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Scalability

Scalability is the ability to easily ramp up or down to changing requirements. The term is in common use in information technology, specifically in reference to the ability of a system to grow to accommodate increasing traffic.

In a continuous improvement sense, it is the ability of a process to adjust to a growing demand.

Most processes are not scalable. They may have some capacity to increase production within a specific range, but run into a barrier when the uppermost limit of that range is reached.

There is one fairly common example of a scalable process in a Lean environment. A rabbit chase is a u-shaped cell in which a single person moves through each of the stations with the work they are doing. If, for example, the cell had 5 workstations, the operator would do the work at each station. If demand rose, an additional operator could follow the first person through the cell. Assuming the stations were balanced, production could be adjusted (scaled) from one to five people.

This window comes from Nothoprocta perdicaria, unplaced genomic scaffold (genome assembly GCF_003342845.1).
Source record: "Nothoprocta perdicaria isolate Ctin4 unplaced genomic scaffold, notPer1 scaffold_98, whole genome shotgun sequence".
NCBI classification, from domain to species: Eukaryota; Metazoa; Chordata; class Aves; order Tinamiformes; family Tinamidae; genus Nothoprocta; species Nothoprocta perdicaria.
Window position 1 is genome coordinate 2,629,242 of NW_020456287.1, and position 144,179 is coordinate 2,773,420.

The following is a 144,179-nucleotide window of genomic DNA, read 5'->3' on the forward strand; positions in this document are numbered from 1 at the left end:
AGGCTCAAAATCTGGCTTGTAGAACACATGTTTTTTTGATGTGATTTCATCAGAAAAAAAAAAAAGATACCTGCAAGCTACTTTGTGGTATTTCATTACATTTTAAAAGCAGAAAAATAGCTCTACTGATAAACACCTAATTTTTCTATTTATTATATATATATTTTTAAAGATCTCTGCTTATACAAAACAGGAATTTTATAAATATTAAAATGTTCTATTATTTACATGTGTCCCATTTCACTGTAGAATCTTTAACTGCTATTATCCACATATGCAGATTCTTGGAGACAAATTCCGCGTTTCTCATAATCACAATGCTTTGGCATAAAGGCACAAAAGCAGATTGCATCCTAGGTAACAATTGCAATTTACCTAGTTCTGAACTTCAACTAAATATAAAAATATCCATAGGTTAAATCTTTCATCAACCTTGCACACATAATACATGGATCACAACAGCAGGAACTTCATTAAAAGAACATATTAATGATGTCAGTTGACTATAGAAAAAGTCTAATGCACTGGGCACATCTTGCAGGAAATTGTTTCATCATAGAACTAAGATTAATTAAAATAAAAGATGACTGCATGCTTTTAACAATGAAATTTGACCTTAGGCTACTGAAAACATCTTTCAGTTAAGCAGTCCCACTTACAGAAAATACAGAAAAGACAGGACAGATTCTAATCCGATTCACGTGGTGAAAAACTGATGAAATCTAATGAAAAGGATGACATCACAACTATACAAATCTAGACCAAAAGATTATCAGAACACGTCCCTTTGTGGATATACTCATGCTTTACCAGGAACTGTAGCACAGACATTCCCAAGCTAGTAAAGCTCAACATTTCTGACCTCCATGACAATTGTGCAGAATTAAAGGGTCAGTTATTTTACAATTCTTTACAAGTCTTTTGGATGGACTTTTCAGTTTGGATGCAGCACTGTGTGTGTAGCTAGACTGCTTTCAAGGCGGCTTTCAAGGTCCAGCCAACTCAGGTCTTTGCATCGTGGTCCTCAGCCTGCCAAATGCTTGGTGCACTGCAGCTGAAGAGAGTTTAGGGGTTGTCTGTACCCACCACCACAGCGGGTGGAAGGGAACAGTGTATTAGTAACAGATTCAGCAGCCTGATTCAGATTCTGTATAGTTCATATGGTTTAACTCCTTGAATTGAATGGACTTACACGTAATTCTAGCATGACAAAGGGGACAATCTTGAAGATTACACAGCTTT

Most processes, though, are not easily scalable. It is not a simple process to ramp up to meet increasing demand.

First off, scalability tends to have significant costs to it.

  • Space has to be reserved for growth.
  • The infrastructure (power, data, phone lines, etc.) must all be able to handle the bigger load.
  • Technology that can handle growth tends to be more expensive.
  • Most processes are designed within a specific range. (i.e. Standard Work is written for a defined takt time.)

Continuous improvement, however, enables scalability. Documented processes make it easier to train new employees. Well organized workstations are easy to replicate. Self-contained workstations on wheels can be easily moved. Kanban systems can quickly expand to accommodate the faster pace of inventory.

 

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